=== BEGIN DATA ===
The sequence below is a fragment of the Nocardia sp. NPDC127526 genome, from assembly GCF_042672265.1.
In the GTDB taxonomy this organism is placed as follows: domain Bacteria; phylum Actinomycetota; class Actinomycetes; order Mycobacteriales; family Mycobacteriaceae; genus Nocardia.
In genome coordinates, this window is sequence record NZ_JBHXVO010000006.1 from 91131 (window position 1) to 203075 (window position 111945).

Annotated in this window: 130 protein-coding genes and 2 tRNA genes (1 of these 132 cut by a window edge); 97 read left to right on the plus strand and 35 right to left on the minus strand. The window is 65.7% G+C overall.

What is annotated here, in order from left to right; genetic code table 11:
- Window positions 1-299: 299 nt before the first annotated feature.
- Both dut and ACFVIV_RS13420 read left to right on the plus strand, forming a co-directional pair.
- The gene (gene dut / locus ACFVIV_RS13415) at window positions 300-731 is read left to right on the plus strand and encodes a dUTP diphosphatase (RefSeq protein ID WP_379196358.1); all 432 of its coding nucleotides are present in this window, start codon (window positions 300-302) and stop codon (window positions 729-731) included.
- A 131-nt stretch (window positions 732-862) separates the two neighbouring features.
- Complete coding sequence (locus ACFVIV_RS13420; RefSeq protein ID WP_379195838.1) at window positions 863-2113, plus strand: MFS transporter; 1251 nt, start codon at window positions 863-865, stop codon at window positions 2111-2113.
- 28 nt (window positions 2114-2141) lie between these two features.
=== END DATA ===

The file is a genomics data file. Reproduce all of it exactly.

The sequence below is a fragment of the Nocardia sp. NPDC127526 genome, from assembly GCF_042672265.1.
In the GTDB taxonomy this organism is placed as follows: domain Bacteria; phylum Actinomycetota; class Actinomycetes; order Mycobacteriales; family Mycobacteriaceae; genus Nocardia.
In genome coordinates, this window is sequence record NZ_JBHXVO010000006.1 from 91131 (window position 1) to 203075 (window position 111945).

Annotated in this window: 130 protein-coding genes and 2 tRNA genes (1 of these 132 cut by a window edge); 97 read left to right on the plus strand and 35 right to left on the minus strand. The window is 65.7% G+C overall.

What is annotated here, in order from left to right; genetic code table 11:
- Window positions 1-299: 299 nt before the first annotated feature.
- Both dut and ACFVIV_RS13420 read left to right on the plus strand, forming a co-directional pair.
- The gene (gene dut / locus ACFVIV_RS13415) at window positions 300-731 is read left to right on the plus strand and encodes a dUTP diphosphatase (RefSeq protein ID WP_379196358.1); all 432 of its coding nucleotides are present in this window, start codon (window positions 300-302) and stop codon (window positions 729-731) included.
- A 131-nt stretch (window positions 732-862) separates the two neighbouring features.
- Complete coding sequence (locus ACFVIV_RS13420; RefSeq protein ID WP_379195838.1) at window positions 863-2113, plus strand: MFS transporter; 1251 nt, start codon at window positions 863-865, stop codon at window positions 2111-2113.
- 28 nt (window positions 2114-2141) lie between these two features.